The Nuts and Bolts of a Family Business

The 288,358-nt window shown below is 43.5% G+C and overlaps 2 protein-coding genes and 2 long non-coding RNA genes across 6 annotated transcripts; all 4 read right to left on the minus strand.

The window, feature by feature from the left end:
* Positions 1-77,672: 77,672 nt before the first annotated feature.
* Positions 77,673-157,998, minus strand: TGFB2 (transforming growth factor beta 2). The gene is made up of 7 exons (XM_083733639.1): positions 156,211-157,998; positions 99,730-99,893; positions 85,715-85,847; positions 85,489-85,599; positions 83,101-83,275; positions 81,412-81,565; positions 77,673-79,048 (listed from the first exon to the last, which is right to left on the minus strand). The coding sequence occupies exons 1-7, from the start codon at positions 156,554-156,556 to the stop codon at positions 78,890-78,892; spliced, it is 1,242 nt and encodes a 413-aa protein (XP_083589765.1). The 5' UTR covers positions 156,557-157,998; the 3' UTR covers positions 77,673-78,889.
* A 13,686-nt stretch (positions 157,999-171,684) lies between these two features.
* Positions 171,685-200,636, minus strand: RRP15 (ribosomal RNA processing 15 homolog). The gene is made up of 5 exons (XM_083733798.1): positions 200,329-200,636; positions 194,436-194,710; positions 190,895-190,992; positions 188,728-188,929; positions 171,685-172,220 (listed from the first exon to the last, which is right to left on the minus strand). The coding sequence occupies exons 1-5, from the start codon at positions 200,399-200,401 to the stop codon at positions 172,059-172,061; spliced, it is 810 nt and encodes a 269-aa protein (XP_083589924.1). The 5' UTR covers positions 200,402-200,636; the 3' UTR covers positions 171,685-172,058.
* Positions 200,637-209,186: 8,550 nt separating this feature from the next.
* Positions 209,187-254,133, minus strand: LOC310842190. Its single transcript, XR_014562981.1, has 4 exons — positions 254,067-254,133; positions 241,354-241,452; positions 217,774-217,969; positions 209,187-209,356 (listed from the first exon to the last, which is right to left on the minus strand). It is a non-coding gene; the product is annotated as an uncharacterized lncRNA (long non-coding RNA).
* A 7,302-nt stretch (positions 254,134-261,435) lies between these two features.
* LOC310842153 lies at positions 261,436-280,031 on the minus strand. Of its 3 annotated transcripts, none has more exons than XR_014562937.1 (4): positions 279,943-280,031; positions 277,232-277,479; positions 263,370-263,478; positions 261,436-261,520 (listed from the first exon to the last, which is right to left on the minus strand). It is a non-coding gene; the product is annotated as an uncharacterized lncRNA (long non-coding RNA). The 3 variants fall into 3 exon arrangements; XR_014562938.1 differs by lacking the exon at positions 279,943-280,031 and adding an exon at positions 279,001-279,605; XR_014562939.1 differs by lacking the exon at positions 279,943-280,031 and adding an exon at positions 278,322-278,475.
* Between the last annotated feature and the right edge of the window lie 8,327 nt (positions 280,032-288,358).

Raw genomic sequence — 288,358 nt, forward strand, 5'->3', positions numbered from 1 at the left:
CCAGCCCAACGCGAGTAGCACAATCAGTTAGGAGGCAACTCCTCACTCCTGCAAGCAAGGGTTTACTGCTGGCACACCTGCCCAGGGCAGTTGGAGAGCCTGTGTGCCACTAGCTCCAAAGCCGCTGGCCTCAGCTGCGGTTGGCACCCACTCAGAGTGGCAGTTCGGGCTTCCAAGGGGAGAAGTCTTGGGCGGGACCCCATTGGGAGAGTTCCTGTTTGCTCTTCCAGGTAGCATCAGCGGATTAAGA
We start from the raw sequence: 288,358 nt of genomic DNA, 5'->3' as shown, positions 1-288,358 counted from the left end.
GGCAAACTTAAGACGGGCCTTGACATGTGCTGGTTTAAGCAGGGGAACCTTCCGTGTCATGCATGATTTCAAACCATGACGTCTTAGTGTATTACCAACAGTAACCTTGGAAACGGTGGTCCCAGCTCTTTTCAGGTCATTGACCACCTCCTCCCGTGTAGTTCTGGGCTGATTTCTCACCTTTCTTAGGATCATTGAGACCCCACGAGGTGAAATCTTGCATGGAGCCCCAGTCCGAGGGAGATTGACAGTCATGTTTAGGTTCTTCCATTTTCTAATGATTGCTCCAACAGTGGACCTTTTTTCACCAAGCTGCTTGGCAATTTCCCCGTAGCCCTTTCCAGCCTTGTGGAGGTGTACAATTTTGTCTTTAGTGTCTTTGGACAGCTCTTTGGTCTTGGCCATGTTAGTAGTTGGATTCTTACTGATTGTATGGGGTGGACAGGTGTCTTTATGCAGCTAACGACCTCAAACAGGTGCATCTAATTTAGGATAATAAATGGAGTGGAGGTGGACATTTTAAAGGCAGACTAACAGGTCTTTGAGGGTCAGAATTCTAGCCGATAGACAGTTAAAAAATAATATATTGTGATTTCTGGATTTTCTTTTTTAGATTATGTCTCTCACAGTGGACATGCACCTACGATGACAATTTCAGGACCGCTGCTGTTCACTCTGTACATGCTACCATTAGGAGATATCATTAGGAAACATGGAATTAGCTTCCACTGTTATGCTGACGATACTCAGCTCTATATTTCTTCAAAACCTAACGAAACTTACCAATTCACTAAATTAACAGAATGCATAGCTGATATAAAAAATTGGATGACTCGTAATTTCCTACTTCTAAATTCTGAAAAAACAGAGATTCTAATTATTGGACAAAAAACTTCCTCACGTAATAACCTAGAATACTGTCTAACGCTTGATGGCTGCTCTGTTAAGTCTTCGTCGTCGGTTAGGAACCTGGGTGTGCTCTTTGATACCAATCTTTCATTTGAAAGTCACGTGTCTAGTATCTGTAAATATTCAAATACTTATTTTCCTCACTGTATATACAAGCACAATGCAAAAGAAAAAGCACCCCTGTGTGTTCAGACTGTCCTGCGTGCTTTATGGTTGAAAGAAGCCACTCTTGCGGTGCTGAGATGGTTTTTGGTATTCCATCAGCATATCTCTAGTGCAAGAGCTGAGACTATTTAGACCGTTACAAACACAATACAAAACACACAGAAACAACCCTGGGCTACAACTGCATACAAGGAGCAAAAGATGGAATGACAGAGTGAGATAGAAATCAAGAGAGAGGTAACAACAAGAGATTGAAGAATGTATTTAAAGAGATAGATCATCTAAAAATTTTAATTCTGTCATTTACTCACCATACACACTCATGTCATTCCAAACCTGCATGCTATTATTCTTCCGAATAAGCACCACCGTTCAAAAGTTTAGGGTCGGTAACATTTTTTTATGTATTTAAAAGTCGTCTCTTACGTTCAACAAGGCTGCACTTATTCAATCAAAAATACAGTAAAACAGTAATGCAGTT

All I've ever known is working with my dad." says Mike Jones of Mike's Merchandise in Guntersville, Alabama. For the past years, he and his dad have worked together, first in the family machine shop business, and in the surplus store that became a travel destination for savvy shoppers from all across the South. "The '80's were the hard years for business people," Mike's father Ray states with a sad shake of his head. "Mom and Pop hardware business and machine shops and all sorts of other businesses were going under, right and left." The economy that hurt so many people was the catalyst that started the enterprise that today has become one of Guntersville's most well shopped and well-known businesses. When the Monsanto plant near Guntersville closed in the early 80', the loss of their business put a huge dent in Ray Jones' small machine shop business. He and his son Mike, who Ray was training in the business, decided to reduce their inventory and see if they could continue to struggle by until the economy got better. Ray contacted an auction company and set the date for an inventory reduction auction. By the time the auction was over, Ray and the auction company's owner had become good friends, and Ray expressed an interest in attending other auctions in the area. Always one with an eye out for a bargain, Ray started picking up bits and pieces of machinery and tools at the auctions he attended, and turned a portion of their machine shop into a retail store. Before long, machinists from all over started calling Ray to keep his eyes open for this tool, or that piece of machinery and without much fanfare or planning a new business "Mike's Merchandise" was born. They decided that Mike would continue with the retail portion of the store, while Ray continued to keep the machine shop running as long as possible. Sometime items other than nuts and bolts and tools came along with an auction lot. Sharing floor space with the machine shop became an obviously poor choice when one material turned out to be dresses and ladies underwear from a Saks that was folding under the pressure of the bad economy. "It's funny to look back on now," said Mike with a grin. "There were all these ladies rummaging through these expensive pieces of clothing that we had set a price of $2 or $3 a piece and had piled on tables in the machine shop. Dresses and bras and panties and slips on tables right next to greasy machines and tools. But those ladies didn't seem to mind the ambiance. They bought us out clean as a whistle in no time." That bizarre dress sale set the stage for the Joneses to begin branching out into areas other than tools and machinery. Along with that decision came the one to close the machine shop and focus on selling auction and surplus materials. Their 2,000-square-foot building was beginning to get a little cramped with all the boxes and barrels and pallets of merchandise, so Mike's Merchandise began looking for a new home. They ended up in the 14,000-square-foot building that had previously housed Guntersville's Ford dealership. Within a few short years, they had outgrown even that location. In 1998 they moved into the old Comptronix factory building (which had housed the original spinning mill decades earlier) where they had enough room to stretch out their wings a little better, with over 100,000 square feet. Looking at the aisles and aisles of bargains, from Bubba Gump glasses to tiny bolts and from hair barrettes to office desks, you have to wonder if even that is going to be enough space for the bargains they continued to find! Asked if working together had strengthened or weakened the relationship with his dad, Mike smiled and said "I just can't imagine not working with him. And I'm proud to say he's always set a good example for me. I know I'll never have to worry about someone complaining to me that he's cheated them, or wasn't fair in any business dealings." Ray's just as quick to give Mike credit, describing the hours of work he puts in every day, and the miles they've traveled together to attend an auction that they're interested in. Mike even admitted with a blush that the only trips he and his new wife had made, instead of a honeymoon, were to auctions. The biggest mistake they made was buying sixty 55-gallon drums filled with nuts and bolts scraped off the floor of a manufacturer's warehouse after a stack of pallets collapsed and dumping dozens of different sized nuts and bolts all over the floor. "It took Daddy and a buddy of his about six months to sort all those nuts and bolts," Mike says, with a grin at his father. The funniest purchase Ray ever made was a few hundred pairs of ladies shoes. They had 1 been packaged in their original shoe boxes, and if Ray had been in a truck, it wouldn't have been a problem." The fact that he was traveling in a sedan that day, and the shoes were all loose and unmatched didn't deter Ray the Mighty Bargain Hunter. He drove back to Guntersville in a packed to the roof with shoes, leaving him barely enough room to sit and steer the car. From then on, he drove a truck even when he didn't think he'd be buying. (And all the shoes did eventually pair up, and quickly sold out.) Another of Rays purchases that created an unusual sight for the people of Guntersville came after a florist in Decatur folded. Ray bought a truckload of live orchids. Anyone who's ever tried to grow orchids knows what temperamental plants they can be. But these seemed to thrive on the smell of grease and oil among the machine shop parts, and they stayed healthy until they all found new homes. Ray and Mike don't always know what's in some of the boxes they bid on at auction. Unknowingly, ended up with parts to F-16 fighter jets that they had to get special permission from the Pentagon to be able to sell. As you might guess there's not that big a market for ~aircraft parts in the small lakeside village of Guntersville, but Ray and Mike eventually managed to find buyers for almost all the parts. Shoppers planning an excursion to Mike's should plan on spending at least a half a day to be able to see everything. And even then you '11 spot bargains you missed earlier on your way back to the front of the store. One of the biggest draws to the store is the book shipments. Everything from old high school annuals to a month's best-sellers can be found dumped on long tables near the back of the store. Although no one's ever counted the books, it's a safe bet that Mike's has sold more books than any other bookstore in Marshall County, maybe in North Alabama. Because they never know what they'll be buying next, shoppers never kriow what they will find. And sometimes, even after they've found it they are not sure what it is. It's not unusual to see signs saying "Whatever it is, they're 50 cents each" and you : can often hear shoppers saying "I'll bet that would come in handy, if you just knew what it was for." When our interview was drawing to a close, I asked Mike if he had anything he'd like to add. "Just be sure and give my dad a lot of credit in this article." Mike said "I wouldn't be where I am today if it wasn't for him."